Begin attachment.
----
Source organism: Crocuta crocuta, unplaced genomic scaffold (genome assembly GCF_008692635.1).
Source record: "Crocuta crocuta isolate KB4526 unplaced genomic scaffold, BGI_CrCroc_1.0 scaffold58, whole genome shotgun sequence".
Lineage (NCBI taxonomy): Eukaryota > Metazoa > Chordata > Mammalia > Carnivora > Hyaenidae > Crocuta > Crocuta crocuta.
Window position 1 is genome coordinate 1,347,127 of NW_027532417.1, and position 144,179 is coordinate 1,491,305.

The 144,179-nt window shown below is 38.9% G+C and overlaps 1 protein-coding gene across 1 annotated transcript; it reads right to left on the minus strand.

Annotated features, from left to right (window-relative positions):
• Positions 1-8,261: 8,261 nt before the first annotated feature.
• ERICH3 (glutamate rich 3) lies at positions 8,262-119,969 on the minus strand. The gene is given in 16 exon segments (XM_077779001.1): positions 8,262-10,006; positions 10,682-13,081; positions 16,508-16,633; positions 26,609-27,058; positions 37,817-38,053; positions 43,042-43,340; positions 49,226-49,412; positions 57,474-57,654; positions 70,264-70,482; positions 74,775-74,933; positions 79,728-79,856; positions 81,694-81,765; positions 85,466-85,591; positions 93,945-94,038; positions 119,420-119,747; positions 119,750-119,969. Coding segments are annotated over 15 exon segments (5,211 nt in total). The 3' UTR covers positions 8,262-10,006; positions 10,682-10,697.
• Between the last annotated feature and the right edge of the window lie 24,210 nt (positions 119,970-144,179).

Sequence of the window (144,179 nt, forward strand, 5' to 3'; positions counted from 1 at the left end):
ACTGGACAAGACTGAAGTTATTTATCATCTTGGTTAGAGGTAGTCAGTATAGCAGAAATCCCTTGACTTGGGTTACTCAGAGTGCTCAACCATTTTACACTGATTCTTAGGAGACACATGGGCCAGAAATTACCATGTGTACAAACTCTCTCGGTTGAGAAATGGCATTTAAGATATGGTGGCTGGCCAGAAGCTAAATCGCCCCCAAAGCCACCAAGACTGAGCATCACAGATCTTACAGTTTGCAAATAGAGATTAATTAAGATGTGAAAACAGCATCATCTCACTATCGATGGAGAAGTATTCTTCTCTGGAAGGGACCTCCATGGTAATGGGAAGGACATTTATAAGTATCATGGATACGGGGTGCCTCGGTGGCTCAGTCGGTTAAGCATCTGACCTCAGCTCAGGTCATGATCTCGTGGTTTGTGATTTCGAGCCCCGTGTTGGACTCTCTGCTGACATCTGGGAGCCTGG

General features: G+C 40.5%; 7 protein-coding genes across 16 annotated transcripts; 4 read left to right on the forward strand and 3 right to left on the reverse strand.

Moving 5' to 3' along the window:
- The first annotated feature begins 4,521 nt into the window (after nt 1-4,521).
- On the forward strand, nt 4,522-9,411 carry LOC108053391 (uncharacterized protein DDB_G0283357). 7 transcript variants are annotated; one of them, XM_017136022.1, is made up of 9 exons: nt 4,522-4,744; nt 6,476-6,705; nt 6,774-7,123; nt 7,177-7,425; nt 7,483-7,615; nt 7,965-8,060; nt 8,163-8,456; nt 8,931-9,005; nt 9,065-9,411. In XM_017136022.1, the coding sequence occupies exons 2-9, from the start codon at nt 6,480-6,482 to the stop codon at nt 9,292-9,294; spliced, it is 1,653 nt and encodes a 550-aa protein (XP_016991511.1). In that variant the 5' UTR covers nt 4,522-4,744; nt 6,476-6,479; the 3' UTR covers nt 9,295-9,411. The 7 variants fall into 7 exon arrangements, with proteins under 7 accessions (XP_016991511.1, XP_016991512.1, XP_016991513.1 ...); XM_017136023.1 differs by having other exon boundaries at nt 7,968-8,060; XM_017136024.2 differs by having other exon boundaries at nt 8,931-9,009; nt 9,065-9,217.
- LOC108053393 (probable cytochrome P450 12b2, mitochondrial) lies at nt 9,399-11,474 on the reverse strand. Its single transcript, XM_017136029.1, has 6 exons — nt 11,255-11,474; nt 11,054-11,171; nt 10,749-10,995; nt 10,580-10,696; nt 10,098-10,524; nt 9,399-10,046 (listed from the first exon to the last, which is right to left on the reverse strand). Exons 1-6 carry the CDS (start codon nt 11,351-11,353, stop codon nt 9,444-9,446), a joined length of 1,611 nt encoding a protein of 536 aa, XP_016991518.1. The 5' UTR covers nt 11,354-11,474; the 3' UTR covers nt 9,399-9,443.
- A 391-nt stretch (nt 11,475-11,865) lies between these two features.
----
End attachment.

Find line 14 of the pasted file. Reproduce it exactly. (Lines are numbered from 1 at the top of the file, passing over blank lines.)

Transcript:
- The first annotated feature begins 4,521 nt into the window (after nt 1-4,521).